Duke and Frost were laying down in the dirt, staring up at the night sky, thinking to themselves. Frost thought about who they were looking for, what he might be like. Few people actually knew if they had ever met a CIA guy before, and the one that he had met met the criteria for the stereotype; hard, harsh, almost uncaring of those he spoke to. He hadn’t brought up his thoughts to Duke, since they weren’t that important, but they still persisted. He had met many different kinds of people, good and bad, and he wondered where OGA would fall. He hoped that he would be good, or less than bad; he had met too many of the latter.

Duke thought about home, about his family. He had a mother and father who loved him, and a brother who had gone into the private sector for R&D. He remembered their shock when he said he wanted to go Air Force, and chuckled when he remembered his brother’s words; “I’ll design your next plane!” He loved his life before, and he had a lot to go back to at home. Right now, he just hoped that he would get home.

“Hey, Frost.” he said.

“Yah?” The other man threw his voice in a foreign accent, sounding aloof and as if he were home with people he liked.

“I think we should discuss our RoE.” He sat up and moved over to a rock to lean on it for a backrest. “If we’re attacked by these Griffon invaders, I don’t think we should engage.”

Frost sat up quickly, surprised by his partner’s words. “What?” he asked. “Why not?”

“This isn’t our conflict, so we can’t engage. Plus, these things won’t exactly be the Taliban. We wouldn’t be cleared to engage anyway.”

Frost frowned and furrowed his brow, making lines appear all over his face, shadows cast over by the small fire off to their side. “Then what would we do? If we’re attacked, we won’t have a choice.”

Duke nodded. “Yeah. But if THEY’RE attacked, and we’re left out of it, we don’t go in. Unless we absolutely have to to survive and complete the mission, we don’t get involved.”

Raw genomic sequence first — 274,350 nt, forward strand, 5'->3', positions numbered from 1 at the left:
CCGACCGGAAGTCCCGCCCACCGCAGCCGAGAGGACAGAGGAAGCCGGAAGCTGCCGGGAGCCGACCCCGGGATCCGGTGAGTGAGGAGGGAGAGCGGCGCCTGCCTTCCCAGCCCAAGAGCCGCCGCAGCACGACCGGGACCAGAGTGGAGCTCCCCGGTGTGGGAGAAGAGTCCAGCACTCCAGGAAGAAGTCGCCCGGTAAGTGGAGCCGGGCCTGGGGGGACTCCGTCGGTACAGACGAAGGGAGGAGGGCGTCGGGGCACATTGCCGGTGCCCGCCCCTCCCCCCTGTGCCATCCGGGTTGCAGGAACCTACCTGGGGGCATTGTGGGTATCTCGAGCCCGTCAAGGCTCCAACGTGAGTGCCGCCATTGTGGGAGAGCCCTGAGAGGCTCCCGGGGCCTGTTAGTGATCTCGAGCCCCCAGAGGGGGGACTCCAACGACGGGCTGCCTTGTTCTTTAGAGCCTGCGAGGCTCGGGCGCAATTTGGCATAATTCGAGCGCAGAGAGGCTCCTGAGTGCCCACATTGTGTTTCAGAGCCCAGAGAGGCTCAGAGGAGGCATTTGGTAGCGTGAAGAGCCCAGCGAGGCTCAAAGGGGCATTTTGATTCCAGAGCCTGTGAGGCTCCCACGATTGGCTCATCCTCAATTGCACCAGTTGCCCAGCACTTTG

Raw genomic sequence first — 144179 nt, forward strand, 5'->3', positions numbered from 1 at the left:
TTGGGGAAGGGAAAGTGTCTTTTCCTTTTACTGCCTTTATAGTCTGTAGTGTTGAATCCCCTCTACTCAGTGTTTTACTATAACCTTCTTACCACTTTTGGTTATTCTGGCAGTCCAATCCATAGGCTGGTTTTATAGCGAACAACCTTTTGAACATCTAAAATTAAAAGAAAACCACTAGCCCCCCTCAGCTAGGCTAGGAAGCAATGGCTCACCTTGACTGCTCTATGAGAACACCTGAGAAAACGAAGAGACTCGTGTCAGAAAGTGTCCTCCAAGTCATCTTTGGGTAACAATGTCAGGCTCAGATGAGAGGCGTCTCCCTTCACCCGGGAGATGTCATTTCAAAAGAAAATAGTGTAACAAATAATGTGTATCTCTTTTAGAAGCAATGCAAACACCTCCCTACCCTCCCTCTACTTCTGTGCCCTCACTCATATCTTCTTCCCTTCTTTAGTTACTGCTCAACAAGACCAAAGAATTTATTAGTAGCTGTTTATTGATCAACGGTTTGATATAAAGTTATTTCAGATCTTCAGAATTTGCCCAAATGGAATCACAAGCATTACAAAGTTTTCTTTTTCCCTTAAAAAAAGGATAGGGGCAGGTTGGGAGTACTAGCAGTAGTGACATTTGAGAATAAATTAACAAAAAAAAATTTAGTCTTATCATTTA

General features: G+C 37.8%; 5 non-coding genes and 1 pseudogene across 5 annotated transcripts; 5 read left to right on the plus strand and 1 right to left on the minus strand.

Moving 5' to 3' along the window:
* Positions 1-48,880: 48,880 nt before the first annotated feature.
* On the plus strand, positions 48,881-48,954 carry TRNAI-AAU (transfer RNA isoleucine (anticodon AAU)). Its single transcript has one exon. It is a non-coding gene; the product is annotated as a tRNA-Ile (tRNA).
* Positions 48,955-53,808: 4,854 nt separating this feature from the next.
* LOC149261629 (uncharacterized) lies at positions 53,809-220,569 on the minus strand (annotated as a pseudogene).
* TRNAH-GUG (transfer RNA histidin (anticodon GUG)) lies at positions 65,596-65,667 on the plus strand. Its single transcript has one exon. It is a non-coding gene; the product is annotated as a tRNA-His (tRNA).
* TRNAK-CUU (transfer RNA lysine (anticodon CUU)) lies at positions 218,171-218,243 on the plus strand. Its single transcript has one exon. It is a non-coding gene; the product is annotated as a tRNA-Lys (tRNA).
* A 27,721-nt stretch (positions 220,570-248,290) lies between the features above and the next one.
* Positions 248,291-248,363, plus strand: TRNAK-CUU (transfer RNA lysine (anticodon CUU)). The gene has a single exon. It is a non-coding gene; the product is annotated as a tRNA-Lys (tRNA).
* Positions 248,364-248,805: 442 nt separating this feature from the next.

Frost took a moment to consider. There was the possibility of being attacked, but if THEY weren’t attacked, Duke had a good point. They didn’t want to pick a fight that would be hard to fight with only two people. And it was the horses’ fight, after all. “Alright. We don’t engage unless forced to.” Duke nodded, and the two men laid back down.

A few minutes later, the fire to their side went out and everyone was going to sleep. Except the sentries, of course, who patrolled the perimeter with hawk-like eyes, scanning the horizon like a set of security cameras, never blinking, never stopping. Frost watched them as they went. “You know that we’ll get sucked into this, right?” Duke only grunted, and the two men went to sleep.


The next day, they were quickly on the move again, taking little time to get everything together. The horses didn’t seem particularly intent on staying in one place for too long, but this was understandable. Duke and Frost knew what it was like to be in enemy territory with the possibility of an attack at any moment.

They shipped out at 0600. The sky was changing shades, going from its pitch black and peppering of stars to a blood red and blinding sun over the horizon. The men looked around; nothing of civilization was visible any more, not even the town they came from. The world they were now in was cut off from everything, a barren wasteland of terror and potential ambushes. In the mountains of Afghanistan, the area was often called the Valley of Death. Now, they had a new one to deal with.

After they started moving, the stallions seemed to grow extremely tense. Looking around, Frost noticed that their eyes were darting around to the surrounding hills, ever on the watch for an ambush. He turned and looked to Duke, who was doing the same with his own eyes. He felt just a tad uncomfortable with it.

“Hey,” he said, catching Afaf’s attention in front of him. “Why is everyone so tense?”

Afaf kept his eyes on the move, not looking directly at Frost as he answered. “This area has the worst tendency of ambushes.” he explained. “Almost every time we come through, we are attacked.” Frost blinked in front of him. “Do not worry, though.” he said, helping Frost to relax a bit. “They never attack caravans this big.”